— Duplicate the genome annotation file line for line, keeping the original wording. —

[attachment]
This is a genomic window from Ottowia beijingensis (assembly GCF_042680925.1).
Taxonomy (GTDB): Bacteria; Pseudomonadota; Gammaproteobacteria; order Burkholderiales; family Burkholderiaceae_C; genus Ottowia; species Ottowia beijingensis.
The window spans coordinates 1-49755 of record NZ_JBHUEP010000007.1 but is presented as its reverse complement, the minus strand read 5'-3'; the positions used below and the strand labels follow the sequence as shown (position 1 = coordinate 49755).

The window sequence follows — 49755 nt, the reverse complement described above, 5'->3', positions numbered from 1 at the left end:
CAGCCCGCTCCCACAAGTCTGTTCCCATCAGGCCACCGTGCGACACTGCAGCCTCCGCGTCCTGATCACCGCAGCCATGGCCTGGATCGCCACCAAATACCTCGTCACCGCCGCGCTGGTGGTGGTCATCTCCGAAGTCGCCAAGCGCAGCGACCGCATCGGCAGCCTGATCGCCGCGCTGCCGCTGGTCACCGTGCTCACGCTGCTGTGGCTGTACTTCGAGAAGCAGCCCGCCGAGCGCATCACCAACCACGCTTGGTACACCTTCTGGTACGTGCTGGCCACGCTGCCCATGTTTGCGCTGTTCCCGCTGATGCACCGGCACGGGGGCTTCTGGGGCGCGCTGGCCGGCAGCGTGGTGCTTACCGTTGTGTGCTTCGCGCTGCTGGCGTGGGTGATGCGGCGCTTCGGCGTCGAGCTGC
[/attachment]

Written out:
This is a genomic window from Ottowia beijingensis (assembly GCF_042680925.1).
Taxonomy (GTDB): Bacteria; Pseudomonadota; Gammaproteobacteria; order Burkholderiales; family Burkholderiaceae_C; genus Ottowia; species Ottowia beijingensis.
The window spans coordinates 1-49755 of record NZ_JBHUEP010000007.1 but is presented as its reverse complement, the minus strand read 5'-3'; the positions used below and the strand labels follow the sequence as shown (position 1 = coordinate 49755).

The window sequence follows — 49755 nt, the reverse complement described above, 5'->3', positions numbered from 1 at the left end:
CAGCCCGCTCCCACAAGTCTGTTCCCATCAGGCCACCGTGCGACACTGCAGCCTCCGCGTCCTGATCACCGCAGCCATGGCCTGGATCGCCACCAAATACCTCGTCACCGCCGCGCTGGTGGTGGTCATCTCCGAAGTCGCCAAGCGCAGCGACCGCATCGGCAGCCTGATCGCCGCGCTGCCGCTGGTCACCGTGCTCACGCTGCTGTGGCTGTACTTCGAGAAGCAGCCCGCCGAGCGCATCACCAACCACGCTTGGTACACCTTCTGGTACGTGCTGGCCACGCTGCCCATGTTTGCGCTGTTCCCGCTGATGCACCGGCACGGGGGCTTCTGGGGCGCGCTGGCCGGCAGCGTGGTGCTTACCGTTGTGTGCTTCGCGCTGCTGGCGTGGGTGATGCGGCGCTTCGGCGTCGAGCTGC